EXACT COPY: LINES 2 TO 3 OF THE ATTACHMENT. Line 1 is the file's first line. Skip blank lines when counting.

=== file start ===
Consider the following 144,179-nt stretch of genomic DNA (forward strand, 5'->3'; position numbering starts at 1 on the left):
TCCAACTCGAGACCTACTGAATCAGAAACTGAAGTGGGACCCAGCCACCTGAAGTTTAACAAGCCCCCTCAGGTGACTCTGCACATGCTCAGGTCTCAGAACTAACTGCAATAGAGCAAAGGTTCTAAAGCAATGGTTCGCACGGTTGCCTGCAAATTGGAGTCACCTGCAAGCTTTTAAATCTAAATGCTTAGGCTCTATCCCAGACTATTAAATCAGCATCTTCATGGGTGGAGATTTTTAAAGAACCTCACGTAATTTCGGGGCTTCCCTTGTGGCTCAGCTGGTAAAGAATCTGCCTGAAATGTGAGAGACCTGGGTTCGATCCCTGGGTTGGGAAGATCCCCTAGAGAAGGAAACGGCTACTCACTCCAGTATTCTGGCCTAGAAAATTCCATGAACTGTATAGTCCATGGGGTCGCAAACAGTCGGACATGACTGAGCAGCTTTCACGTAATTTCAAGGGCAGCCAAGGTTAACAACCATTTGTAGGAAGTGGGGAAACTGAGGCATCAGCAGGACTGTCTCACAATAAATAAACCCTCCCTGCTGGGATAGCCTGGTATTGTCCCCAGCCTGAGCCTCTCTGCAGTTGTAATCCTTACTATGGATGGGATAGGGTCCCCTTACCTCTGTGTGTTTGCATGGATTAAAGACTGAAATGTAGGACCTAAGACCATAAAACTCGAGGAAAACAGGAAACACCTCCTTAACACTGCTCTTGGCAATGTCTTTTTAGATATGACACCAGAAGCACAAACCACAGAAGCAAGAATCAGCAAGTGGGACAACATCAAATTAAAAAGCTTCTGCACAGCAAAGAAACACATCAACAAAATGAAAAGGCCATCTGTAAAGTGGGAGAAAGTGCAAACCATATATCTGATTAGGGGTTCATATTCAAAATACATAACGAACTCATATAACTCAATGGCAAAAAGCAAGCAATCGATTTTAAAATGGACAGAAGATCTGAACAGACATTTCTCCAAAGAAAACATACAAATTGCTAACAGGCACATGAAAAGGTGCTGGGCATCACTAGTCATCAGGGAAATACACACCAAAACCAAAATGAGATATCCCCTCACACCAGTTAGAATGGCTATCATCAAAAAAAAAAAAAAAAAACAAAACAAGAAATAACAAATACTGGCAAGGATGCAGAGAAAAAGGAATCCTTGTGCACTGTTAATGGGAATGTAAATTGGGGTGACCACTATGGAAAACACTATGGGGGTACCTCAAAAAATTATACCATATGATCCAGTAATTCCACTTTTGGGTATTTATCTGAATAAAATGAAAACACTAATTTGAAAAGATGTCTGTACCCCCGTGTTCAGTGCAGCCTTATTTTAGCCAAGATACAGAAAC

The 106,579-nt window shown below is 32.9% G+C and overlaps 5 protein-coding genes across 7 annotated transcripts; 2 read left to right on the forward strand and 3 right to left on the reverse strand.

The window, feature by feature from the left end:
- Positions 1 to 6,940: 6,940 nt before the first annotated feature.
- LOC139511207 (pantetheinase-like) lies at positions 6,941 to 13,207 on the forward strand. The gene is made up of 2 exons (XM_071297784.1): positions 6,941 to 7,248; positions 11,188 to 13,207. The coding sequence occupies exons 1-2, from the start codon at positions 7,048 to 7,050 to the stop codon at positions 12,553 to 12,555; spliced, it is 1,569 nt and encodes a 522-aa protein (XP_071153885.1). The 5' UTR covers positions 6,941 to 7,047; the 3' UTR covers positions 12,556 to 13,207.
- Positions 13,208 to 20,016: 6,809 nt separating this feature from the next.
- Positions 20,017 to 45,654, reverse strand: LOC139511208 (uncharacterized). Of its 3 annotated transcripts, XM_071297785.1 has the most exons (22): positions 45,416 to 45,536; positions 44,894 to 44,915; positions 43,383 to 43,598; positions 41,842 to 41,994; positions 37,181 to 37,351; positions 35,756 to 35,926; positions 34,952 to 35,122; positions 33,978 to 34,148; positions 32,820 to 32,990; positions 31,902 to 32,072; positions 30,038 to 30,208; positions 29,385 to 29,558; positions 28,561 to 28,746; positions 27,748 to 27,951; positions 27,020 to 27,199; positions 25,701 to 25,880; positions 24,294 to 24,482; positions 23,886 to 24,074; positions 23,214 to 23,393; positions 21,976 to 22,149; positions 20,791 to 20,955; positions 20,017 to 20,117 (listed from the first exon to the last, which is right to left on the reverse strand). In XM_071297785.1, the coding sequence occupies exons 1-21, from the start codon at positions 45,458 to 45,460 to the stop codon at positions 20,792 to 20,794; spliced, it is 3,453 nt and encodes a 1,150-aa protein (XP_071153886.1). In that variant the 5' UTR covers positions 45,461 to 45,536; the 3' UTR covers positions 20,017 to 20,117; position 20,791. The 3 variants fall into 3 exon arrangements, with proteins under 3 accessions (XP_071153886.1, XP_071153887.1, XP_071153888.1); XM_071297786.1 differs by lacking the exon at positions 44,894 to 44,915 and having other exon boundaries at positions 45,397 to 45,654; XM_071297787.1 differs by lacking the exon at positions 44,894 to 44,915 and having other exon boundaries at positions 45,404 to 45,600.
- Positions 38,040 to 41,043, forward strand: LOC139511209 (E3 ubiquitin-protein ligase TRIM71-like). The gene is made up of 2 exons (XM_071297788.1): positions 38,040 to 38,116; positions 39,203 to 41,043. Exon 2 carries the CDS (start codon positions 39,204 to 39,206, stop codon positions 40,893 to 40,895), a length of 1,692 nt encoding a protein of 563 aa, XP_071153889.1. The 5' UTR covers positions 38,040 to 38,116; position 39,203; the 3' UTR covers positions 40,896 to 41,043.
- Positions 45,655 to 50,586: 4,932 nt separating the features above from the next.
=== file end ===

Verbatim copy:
TCCAACTCGAGACCTACTGAATCAGAAACTGAAGTGGGACCCAGCCACCTGAAGTTTAACAAGCCCCCTCAGGTGACTCTGCACATGCTCAGGTCTCAGAACTAACTGCAATAGAGCAAAGGTTCTAAAGCAATGGTTCGCACGGTTGCCTGCAAATTGGAGTCACCTGCAAGCTTTTAAATCTAAATGCTTAGGCTCTATCCCAGACTATTAAATCAGCATCTTCATGGGTGGAGATTTTTAAAGAACCTCACGTAATTTCGGGGCTTCCCTTGTGGCTCAGCTGGTAAAGAATCTGCCTGAAATGTGAGAGACCTGGGTTCGATCCCTGGGTTGGGAAGATCCCCTAGAGAAGGAAACGGCTACTCACTCCAGTATTCTGGCCTAGAAAATTCCATGAACTGTATAGTCCATGGGGTCGCAAACAGTCGGACATGACTGAGCAGCTTTCACGTAATTTCAAGGGCAGCCAAGGTTAACAACCATTTGTAGGAAGTGGGGAAACTGAGGCATCAGCAGGACTGTCTCACAATAAATAAACCCTCCCTGCTGGGATAGCCTGGTATTGTCCCCAGCCTGAGCCTCTCTGCAGTTGTAATCCTTACTATGGATGGGATAGGGTCCCCTTACCTCTGTGTGTTTGCATGGATTAAAGACTGAAATGTAGGACCTAAGACCATAAAACTCGAGGAAAACAGGAAACACCTCCTTAACACTGCTCTTGGCAATGTCTTTTTAGATATGACACCAGAAGCACAAACCACAGAAGCAAGAATCAGCAAGTGGGACAACATCAAATTAAAAAGCTTCTGCACAGCAAAGAAACACATCAACAAAATGAAAAGGCCATCTGTAAAGTGGGAGAAAGTGCAAACCATATATCTGATTAGGGGTTCATATTCAAAATACATAACGAACTCATATAACTCAATGGCAAAAAGCAAGCAATCGATTTTAAAATGGACAGAAGATCTGAACAGACATTTCTCCAAAGAAAACATACAAATTGCTAACAGGCACATGAAAAGGTGCTGGGCATCACTAGTCATCAGGGAAATACACACCAAAACCAAAATGAGATATCCCCTCACACCAGTTAGAATGGCTATCATCAAAAAAAAAAAAAAAAAACAAAACAAGAAATAACAAATACTGGCAAGGATGCAGAGAAAAAGGAATCCTTGTGCACTGTTAATGGGAATGTAAATTGGGGTGACCACTATGGAAAACACTATGGGGGTACCTCAAAAAATTATACCATATGATCCAGTAATTCCACTTTTGGGTATTTATCTGAATAAAATGAAAACACTAATTTGAAAAGATGTCTGTACCCCCGTGTTCAGTGCAGCCTTATTTTAGCCAAGATACAGAAAC

The 106,579-nt window shown below is 32.9% G+C and overlaps 5 protein-coding genes across 7 annotated transcripts; 2 read left to right on the forward strand and 3 right to left on the reverse strand.